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NFL Draft 2013: Top Prospects Who Will Fall on Draft Day

ATHENS, GA - SEPTEMBER 22: Jordan Rodgers #11 of the Vanderbilt Commodores is sacked on a 4th down play by Jarvis Jones #29 of the Georgia Bulldogs at Sanford Stadium on September 22, 2012 in Athens, Georgia. (Photo by Scott Cunningham/Getty Images)
Scott Cunningham/Getty Images
Will OsgoodAnalyst IJune 14, 2016

Every year come draft time "top prospects" fall while others rise. In some cases there is a causal relationship. Other times, a prospect falls for medical reasons, character questions or legitimate concerns about the players' ability to play football. 

This season all three factors will be in play. 

There will be players who fall because of character questions. Most of the players who fall significantly figure to be defensive players. 

The stocks of Dion Jordan and Jarvis Jones were as high as they could be earlier in the college football season. 

Jordan, the Oregon senior DE/OLB, is scheduled to miss the Senior Bowl due to a shoulder injury he suffered in October.

The result will undoubtedly be a drop in his stock, as all prospects who are unable to participate in workouts, check out in a physical or do anything physical during the spring crash harder than the Facebook IPO.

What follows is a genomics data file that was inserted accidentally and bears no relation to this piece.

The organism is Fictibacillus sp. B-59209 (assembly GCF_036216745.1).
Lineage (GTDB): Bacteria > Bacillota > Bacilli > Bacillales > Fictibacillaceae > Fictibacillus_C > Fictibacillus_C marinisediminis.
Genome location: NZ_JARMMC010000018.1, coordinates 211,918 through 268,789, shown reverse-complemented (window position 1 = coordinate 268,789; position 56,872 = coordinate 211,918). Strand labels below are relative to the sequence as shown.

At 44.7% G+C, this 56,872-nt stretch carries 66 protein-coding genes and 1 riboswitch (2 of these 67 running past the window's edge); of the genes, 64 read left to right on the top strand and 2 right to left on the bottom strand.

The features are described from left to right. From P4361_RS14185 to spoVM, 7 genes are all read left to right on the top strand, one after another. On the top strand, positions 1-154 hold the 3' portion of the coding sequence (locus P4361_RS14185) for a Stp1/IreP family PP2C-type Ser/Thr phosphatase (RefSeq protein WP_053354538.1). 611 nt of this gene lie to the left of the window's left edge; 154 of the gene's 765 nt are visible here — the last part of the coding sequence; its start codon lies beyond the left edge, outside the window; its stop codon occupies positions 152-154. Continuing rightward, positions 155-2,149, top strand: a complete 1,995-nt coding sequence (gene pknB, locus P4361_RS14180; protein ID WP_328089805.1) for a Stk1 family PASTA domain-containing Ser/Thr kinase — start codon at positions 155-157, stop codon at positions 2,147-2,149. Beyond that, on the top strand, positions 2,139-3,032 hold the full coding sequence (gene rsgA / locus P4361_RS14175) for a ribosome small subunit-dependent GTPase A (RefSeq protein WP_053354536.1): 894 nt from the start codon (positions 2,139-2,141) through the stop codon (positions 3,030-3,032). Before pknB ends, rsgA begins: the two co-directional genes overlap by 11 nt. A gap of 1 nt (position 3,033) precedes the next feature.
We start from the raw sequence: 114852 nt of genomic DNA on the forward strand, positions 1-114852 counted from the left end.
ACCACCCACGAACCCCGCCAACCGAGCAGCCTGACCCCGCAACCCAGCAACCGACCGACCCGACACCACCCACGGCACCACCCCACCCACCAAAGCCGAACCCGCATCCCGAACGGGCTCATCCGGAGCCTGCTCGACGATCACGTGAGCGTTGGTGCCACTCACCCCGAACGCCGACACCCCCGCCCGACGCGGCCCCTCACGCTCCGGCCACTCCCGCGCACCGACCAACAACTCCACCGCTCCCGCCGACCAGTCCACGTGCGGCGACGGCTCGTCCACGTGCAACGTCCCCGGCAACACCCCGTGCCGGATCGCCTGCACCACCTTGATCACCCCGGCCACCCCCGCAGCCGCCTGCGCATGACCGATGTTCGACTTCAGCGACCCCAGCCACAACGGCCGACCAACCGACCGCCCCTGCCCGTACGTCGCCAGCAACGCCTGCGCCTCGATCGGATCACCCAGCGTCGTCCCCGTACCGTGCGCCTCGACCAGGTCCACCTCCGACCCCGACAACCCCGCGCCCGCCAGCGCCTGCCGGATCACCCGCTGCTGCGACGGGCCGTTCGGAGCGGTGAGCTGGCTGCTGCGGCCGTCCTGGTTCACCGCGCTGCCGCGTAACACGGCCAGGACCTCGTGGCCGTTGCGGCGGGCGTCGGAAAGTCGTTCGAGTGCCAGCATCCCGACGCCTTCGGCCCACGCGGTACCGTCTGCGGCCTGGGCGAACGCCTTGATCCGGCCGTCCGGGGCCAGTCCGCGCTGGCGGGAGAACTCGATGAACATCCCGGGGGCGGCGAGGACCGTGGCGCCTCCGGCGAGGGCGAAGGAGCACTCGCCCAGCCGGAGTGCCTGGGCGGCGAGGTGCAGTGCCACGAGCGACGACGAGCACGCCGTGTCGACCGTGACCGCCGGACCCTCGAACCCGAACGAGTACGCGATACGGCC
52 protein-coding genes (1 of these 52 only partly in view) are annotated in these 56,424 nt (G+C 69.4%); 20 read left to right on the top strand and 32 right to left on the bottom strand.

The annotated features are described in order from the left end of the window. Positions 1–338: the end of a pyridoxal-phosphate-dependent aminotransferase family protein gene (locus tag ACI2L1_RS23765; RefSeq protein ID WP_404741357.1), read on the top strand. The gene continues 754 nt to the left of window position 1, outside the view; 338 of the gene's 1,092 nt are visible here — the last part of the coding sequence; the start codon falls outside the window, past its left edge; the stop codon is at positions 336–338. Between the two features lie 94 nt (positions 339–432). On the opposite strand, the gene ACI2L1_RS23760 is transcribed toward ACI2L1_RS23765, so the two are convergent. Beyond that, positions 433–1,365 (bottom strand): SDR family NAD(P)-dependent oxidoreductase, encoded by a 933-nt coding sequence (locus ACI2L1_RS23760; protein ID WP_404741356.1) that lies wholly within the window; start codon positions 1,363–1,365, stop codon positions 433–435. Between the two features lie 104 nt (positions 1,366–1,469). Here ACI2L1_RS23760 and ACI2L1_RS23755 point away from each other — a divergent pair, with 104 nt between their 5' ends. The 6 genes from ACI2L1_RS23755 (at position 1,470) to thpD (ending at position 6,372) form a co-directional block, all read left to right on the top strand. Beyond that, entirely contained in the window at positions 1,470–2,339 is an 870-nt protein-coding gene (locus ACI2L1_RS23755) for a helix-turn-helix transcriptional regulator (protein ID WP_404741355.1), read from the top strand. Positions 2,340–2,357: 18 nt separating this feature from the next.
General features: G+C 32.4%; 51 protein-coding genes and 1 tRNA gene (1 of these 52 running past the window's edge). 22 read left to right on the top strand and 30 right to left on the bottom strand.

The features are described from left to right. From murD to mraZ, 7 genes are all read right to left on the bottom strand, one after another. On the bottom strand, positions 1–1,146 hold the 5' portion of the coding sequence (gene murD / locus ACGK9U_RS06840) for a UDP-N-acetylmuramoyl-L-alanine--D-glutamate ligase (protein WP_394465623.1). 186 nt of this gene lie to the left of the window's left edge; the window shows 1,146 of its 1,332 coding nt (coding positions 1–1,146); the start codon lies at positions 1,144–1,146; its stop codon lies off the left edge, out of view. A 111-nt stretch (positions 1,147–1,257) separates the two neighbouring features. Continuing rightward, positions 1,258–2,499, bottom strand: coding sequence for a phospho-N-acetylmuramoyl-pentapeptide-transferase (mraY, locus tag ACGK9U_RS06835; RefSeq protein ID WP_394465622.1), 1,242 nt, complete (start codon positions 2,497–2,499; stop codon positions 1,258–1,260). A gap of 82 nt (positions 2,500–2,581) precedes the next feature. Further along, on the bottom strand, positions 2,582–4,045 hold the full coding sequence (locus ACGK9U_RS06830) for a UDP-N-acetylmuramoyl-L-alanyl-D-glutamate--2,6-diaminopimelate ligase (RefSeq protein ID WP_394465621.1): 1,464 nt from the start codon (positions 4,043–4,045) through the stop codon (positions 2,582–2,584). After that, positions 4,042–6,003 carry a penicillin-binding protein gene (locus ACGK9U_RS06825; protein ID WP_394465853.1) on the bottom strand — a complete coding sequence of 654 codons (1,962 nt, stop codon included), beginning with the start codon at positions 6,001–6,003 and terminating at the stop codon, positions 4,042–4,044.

Jones is another player who faces potential hazards in his career that are health-related. He has a condition known as spinal stenosis.

As reported by redandblack.com, the severity of Jones' injury is such "that one or multiple hits could lead to severe nerve damage with possible life-threatening ramifications." 

It is possible that one NFL team who views him as a top-10 prospect will overlook the health concerns, or take a bold risk believing the reward outweighs the risk. 

It is more common for NFL teams to play it cautious, though, and grab such a player in the second round when expectations are lessened and the cap hit not as severe on the rookie contract. 

Finally there are at least two players who appear to be seeing their draft stocks fall right now, simply based on film observation. 

Until recently, Notre Dame tight end Tyler Eifert was considered the obvious No. 1 tight end on the board. Of late, though, many draft analysts have jumped on the bandwagon of Stanford tight end Zach Ertz.

Eifert is a nice option for potential NFL teams, but Ertz is more explosive and a better blocker. Expect those two players to simply flip-flop one and two.

And though corners generally climb draft boards on draft day, it seems that Mississippi State corner Johnthan Banks will do the opposite. Throughout most of the fall, Banks was thought of as an obvious first-round choice.

Scouts are souring on him as they elevate Alabama's Dee Milliner and Xavier Rhodes from Florida State. With those two presenting better athleticism, look for Banks to fall to the end of the first round come draft day. 

 

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